This past Friday evening, The Sweet Life Bakery attended the Hammonton farmers market.  Since there was a blueberry theme that evening at the inaugural market, we planned an all-blueberry menu.  Earlier in the week, we got our first delivery of fresh Jersey blueberries and Brittany went to work preparing them into many different blueberry desserts.

On the day of the market, the blueberry pies went into the oven, where they bubbled through the lattice-topped crust and filled the bakery with the unmistakable smell of summer.  Blueberry corn muffins puffed and browned in another oven, while on a different rack, the shortbread shell of blueberry hamantashen formed a caramelized crust around the blueberry filling.  Fresh blueberries simmered with lemon juice and zest in a pot on the stove, soon to become tart blueberry lemonade.  While those goodies baked and cooked, Brittany stirred a floury cobbler dough in a stainless steel bowl until it came together in a sticky mass.  She then scooped the topping over a blueberry cobbler filing in little metal cups, our first of the year.  (Jill and I couldn’t help ourselves and put one cobbler aside for a late evening treat for the two of us.)  Two tarts were to be going to the market as well, little blueberry crumb tarts and blueberry almond tarts, both cooling silently on a rack near the oven, waiting to be boxed up and shipped out.  The kitchen was a veritable blueberry factory.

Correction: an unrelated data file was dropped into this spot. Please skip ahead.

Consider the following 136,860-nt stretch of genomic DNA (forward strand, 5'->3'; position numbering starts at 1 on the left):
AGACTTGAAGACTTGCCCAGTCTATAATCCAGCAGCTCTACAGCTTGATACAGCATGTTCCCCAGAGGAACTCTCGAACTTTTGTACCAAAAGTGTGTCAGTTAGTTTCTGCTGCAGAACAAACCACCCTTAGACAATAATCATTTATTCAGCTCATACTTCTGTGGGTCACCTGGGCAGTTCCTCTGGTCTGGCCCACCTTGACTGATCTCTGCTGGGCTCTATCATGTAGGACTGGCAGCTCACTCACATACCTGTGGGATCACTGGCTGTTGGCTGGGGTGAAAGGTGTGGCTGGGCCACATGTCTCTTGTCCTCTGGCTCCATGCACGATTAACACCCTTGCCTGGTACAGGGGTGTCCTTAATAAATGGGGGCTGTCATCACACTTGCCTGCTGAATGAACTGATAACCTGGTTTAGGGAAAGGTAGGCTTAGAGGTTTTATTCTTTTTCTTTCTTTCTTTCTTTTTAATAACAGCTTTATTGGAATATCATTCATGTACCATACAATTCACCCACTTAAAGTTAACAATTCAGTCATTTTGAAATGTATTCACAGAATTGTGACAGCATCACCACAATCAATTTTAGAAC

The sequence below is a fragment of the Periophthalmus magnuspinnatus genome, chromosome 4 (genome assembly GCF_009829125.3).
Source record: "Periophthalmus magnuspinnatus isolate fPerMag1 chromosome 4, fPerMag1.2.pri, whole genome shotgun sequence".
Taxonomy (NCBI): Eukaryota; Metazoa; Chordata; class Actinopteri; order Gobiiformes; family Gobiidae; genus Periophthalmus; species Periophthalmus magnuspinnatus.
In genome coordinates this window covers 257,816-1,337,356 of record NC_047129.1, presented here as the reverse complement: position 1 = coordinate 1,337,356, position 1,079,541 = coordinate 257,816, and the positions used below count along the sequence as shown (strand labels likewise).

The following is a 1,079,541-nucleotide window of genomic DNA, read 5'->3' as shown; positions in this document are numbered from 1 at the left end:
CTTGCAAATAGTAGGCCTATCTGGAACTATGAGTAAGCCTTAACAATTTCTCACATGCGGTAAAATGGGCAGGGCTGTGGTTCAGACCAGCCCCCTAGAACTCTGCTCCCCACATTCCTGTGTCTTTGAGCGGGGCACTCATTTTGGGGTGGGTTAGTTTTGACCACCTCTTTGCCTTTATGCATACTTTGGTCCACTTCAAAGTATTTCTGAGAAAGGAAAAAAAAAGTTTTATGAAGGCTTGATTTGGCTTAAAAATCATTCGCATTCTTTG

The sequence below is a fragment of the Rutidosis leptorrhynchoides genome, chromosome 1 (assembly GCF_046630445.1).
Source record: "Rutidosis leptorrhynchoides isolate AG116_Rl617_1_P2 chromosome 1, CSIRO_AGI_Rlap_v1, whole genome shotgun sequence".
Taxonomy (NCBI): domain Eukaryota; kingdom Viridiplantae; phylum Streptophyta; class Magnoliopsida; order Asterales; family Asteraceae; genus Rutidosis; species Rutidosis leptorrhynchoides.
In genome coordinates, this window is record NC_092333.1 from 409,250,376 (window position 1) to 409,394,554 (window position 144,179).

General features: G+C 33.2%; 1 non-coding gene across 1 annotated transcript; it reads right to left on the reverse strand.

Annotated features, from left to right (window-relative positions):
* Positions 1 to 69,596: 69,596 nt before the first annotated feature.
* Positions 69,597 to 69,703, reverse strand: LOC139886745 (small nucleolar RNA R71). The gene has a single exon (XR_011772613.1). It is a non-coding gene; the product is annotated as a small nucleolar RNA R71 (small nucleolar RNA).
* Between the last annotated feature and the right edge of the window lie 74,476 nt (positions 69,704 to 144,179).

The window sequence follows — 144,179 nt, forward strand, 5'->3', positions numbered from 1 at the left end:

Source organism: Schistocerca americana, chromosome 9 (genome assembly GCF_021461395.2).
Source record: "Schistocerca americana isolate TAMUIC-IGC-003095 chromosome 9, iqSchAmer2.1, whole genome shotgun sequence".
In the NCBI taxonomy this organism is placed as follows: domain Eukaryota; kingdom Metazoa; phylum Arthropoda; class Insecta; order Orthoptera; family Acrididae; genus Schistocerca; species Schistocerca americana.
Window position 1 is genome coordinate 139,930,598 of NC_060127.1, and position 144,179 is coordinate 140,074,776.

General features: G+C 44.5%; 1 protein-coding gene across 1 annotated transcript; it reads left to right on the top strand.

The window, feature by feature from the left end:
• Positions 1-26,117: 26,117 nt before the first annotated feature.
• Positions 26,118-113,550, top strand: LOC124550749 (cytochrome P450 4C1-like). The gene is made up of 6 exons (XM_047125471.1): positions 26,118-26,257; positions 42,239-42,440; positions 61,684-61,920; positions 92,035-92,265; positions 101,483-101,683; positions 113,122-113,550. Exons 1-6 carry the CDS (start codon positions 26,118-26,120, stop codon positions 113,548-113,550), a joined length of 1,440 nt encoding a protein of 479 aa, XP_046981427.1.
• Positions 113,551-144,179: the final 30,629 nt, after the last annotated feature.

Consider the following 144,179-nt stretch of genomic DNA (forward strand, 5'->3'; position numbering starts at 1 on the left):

Within a few hours of the blueberry madness, everything was gone, off to Hammonton to be bought and consumed, taken home to various dinner and breakfast tables around south Jersey and enjoyed by many.  Such a cool thought, the knowledge that the food and drink that was created by our team goes out into the world to bring a smile to the faces of those who eat them.